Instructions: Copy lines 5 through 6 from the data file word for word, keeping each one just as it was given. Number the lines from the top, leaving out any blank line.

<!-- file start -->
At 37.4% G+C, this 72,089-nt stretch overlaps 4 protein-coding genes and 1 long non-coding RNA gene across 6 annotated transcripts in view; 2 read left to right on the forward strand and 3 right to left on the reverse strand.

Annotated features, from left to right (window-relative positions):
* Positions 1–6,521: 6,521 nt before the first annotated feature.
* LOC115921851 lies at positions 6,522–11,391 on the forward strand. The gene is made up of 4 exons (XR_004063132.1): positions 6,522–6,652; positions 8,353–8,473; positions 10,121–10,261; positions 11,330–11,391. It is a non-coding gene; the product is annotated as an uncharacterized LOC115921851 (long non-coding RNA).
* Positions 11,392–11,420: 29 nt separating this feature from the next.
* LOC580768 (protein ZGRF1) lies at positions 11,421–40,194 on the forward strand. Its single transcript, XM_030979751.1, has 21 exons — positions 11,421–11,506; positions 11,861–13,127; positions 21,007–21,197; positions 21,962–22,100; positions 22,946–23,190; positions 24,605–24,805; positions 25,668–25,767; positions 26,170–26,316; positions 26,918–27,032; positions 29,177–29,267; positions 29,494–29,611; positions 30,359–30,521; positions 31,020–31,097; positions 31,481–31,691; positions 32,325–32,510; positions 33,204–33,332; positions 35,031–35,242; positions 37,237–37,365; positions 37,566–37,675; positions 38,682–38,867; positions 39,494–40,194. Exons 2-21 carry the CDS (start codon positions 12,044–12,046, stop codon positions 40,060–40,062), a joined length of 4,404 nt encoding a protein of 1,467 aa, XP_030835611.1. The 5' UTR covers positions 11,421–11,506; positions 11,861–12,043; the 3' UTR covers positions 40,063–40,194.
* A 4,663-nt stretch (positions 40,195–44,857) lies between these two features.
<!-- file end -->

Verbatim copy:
* Positions 11,392–11,420: 29 nt separating this feature from the next.
* LOC580768 (protein ZGRF1) lies at positions 11,421–40,194 on the forward strand. Its single transcript, XM_030979751.1, has 21 exons — positions 11,421–11,506; positions 11,861–13,127; positions 21,007–21,197; positions 21,962–22,100; positions 22,946–23,190; positions 24,605–24,805; positions 25,668–25,767; positions 26,170–26,316; positions 26,918–27,032; positions 29,177–29,267; positions 29,494–29,611; positions 30,359–30,521; positions 31,020–31,097; positions 31,481–31,691; positions 32,325–32,510; positions 33,204–33,332; positions 35,031–35,242; positions 37,237–37,365; positions 37,566–37,675; positions 38,682–38,867; positions 39,494–40,194. Exons 2-21 carry the CDS (start codon positions 12,044–12,046, stop codon positions 40,060–40,062), a joined length of 4,404 nt encoding a protein of 1,467 aa, XP_030835611.1. The 5' UTR covers positions 11,421–11,506; positions 11,861–12,043; the 3' UTR covers positions 40,063–40,194.